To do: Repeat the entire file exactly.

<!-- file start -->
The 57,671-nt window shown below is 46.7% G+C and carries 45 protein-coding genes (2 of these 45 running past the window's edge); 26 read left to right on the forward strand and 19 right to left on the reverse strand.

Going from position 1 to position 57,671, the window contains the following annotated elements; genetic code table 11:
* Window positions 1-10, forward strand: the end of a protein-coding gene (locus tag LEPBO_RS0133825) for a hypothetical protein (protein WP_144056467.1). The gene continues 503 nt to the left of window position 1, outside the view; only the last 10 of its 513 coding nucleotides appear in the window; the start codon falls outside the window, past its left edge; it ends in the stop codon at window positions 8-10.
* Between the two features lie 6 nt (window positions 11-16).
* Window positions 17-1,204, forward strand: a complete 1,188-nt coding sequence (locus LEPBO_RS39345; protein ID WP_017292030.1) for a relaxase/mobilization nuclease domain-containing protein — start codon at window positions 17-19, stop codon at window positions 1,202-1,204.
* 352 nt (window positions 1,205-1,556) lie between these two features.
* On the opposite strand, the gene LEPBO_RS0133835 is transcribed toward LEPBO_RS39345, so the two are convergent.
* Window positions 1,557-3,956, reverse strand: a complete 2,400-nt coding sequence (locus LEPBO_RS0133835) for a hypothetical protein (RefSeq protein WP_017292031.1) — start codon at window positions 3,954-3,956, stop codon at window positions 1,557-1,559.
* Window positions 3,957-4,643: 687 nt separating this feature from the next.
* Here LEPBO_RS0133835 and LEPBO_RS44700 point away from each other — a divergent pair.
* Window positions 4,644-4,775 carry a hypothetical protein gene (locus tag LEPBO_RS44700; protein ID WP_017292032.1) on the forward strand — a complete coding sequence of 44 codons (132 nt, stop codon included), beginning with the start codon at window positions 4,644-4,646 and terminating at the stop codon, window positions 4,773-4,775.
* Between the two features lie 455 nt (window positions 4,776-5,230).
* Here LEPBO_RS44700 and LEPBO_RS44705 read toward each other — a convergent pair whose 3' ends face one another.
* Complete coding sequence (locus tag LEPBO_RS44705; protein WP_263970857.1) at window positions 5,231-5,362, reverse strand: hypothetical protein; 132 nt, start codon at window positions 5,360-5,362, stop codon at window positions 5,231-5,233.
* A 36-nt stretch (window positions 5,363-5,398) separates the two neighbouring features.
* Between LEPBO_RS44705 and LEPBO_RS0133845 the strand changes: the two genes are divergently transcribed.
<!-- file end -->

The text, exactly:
The 57,671-nt window shown below is 46.7% G+C and carries 45 protein-coding genes (2 of these 45 running past the window's edge); 26 read left to right on the forward strand and 19 right to left on the reverse strand.

Going from position 1 to position 57,671, the window contains the following annotated elements; genetic code table 11:
* Window positions 1-10, forward strand: the end of a protein-coding gene (locus tag LEPBO_RS0133825) for a hypothetical protein (protein WP_144056467.1). The gene continues 503 nt to the left of window position 1, outside the view; only the last 10 of its 513 coding nucleotides appear in the window; the start codon falls outside the window, past its left edge; it ends in the stop codon at window positions 8-10.
* Between the two features lie 6 nt (window positions 11-16).
* Window positions 17-1,204, forward strand: a complete 1,188-nt coding sequence (locus LEPBO_RS39345; protein ID WP_017292030.1) for a relaxase/mobilization nuclease domain-containing protein — start codon at window positions 17-19, stop codon at window positions 1,202-1,204.
* 352 nt (window positions 1,205-1,556) lie between these two features.
* On the opposite strand, the gene LEPBO_RS0133835 is transcribed toward LEPBO_RS39345, so the two are convergent.
* Window positions 1,557-3,956, reverse strand: a complete 2,400-nt coding sequence (locus LEPBO_RS0133835) for a hypothetical protein (RefSeq protein WP_017292031.1) — start codon at window positions 3,954-3,956, stop codon at window positions 1,557-1,559.
* Window positions 3,957-4,643: 687 nt separating this feature from the next.
* Here LEPBO_RS0133835 and LEPBO_RS44700 point away from each other — a divergent pair.
* Window positions 4,644-4,775 carry a hypothetical protein gene (locus tag LEPBO_RS44700; protein ID WP_017292032.1) on the forward strand — a complete coding sequence of 44 codons (132 nt, stop codon included), beginning with the start codon at window positions 4,644-4,646 and terminating at the stop codon, window positions 4,773-4,775.
* Between the two features lie 455 nt (window positions 4,776-5,230).
* Here LEPBO_RS44700 and LEPBO_RS44705 read toward each other — a convergent pair whose 3' ends face one another.
* Complete coding sequence (locus tag LEPBO_RS44705; protein WP_263970857.1) at window positions 5,231-5,362, reverse strand: hypothetical protein; 132 nt, start codon at window positions 5,360-5,362, stop codon at window positions 5,231-5,233.
* A 36-nt stretch (window positions 5,363-5,398) separates the two neighbouring features.
* Between LEPBO_RS44705 and LEPBO_RS0133845 the strand changes: the two genes are divergently transcribed.